This will be a significant problem for some people who have entered into de facto relationships to avoid the rights and obligations of property settlement and maintenance claims that are normally attached to marriage breakdowns. An added complication will arise as the amendments to the Family Law Act now codify the position that you can be married and in a de facto relationship at the same time. It is also possible for a person to find themselves in a situation were they are in multiple simultaneous de facto relationships. This position is nothing new as the Supreme Court of New South Wales has considered this problem as far back as 1989. At present, there is no reported case law on this topic in Queensland.

The Amendments To The Family Law Act

How Can They Do This?

One important question needs to be asked – how is the Family Law Act being extended to de facto couples? The drafters of this legislation have taken into account the problems caused by the Commonwealth Constitution so far as it allows the Commonwealth to the make laws relating to marriage and matrimonial causes. The Bill will insert a definition of de facto financial cause into the existing Family Law Act. By doing this, they have overcome the difficulty associated with the present definition of matrimonial cause.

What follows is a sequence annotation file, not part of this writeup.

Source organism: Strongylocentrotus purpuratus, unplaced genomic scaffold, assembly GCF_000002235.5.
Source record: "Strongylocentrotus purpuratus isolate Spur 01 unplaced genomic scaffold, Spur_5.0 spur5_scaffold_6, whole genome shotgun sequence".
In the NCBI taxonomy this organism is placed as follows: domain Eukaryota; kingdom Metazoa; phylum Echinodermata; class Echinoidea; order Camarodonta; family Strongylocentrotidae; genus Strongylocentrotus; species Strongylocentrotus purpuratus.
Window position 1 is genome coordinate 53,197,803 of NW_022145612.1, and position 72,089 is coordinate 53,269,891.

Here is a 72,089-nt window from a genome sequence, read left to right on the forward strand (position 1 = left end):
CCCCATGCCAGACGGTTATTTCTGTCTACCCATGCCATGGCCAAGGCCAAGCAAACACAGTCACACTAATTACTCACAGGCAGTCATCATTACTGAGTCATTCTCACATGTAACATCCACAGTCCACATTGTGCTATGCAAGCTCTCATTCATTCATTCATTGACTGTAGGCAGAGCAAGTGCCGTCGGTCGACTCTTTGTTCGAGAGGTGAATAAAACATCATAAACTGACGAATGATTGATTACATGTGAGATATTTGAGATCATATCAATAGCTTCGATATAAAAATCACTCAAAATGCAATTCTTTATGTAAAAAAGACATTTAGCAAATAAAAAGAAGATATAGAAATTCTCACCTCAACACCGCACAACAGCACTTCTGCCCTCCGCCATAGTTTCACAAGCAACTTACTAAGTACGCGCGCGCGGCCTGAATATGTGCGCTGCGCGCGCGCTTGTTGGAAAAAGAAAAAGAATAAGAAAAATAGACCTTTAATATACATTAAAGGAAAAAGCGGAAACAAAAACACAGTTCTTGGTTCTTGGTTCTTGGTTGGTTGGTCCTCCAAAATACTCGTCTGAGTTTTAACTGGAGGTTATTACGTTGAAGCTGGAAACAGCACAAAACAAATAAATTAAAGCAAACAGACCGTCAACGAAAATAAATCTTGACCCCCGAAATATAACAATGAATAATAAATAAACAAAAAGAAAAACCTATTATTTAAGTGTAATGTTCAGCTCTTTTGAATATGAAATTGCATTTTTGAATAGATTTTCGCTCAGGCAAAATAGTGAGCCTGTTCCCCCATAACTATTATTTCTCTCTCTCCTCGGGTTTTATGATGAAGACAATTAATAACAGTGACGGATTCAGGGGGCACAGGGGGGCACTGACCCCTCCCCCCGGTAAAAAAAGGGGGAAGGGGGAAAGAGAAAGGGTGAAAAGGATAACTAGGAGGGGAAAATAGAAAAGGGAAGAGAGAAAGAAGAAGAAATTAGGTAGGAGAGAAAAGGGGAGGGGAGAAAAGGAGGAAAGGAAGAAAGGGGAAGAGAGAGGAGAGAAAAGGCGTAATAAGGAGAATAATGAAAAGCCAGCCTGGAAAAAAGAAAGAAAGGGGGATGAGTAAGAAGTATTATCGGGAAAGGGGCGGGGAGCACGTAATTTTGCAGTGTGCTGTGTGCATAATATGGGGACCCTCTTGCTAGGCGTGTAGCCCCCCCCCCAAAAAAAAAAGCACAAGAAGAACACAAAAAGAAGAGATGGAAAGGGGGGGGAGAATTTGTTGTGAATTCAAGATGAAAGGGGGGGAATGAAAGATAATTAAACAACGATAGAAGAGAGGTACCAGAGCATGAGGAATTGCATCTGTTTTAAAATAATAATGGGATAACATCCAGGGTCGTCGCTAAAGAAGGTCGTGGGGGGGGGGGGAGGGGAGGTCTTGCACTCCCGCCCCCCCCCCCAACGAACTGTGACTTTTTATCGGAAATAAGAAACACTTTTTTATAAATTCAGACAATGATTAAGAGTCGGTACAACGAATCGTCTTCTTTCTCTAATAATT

A de facto financial cause can be:

  • Proceedings between parties to a de facto relationship regarding;

    • the division of property between de facto partners; or
    • the maintenance of a de facto partner after the relationship has broken down.

The Bill also extends the bankruptcy protection provisions and the splitting of superannuation entitlements already in the Act to de facto relationships. For all intents and purposes, a de facto financial cause will look and feel the same as a matrimonial cause. Upon reading the Bill, it is clear that whilst it amends the Family Law Act, it also duplicates numerous provisions to specifically apply them to de facto property arrangements. It would appear that the Family Law Act will now take on the legislative complexity of the tax law!

How Will Couples Be Able To Access The Legislation?

The Bill imports a number of key concepts that appear in State legislation including the need for the relationship to have existed for at least a period of two years, a child has been born to the relationship or one of the parties to the relationship having made a significant contribution that would amount to a serious injustice if it could not be remedied by a order of a Court.

Declarations About A Relationship

It has been noted previously that there is a difficulty associated with determining when a de facto relationship commences and ends. They are unlike marriages where there is a definitive start to the marriage relationship (characterised by the formal solemnisation of a marriage by an approved celebrant) and a definitive end (the granting of a divorce order by the Federal Magistrates Court).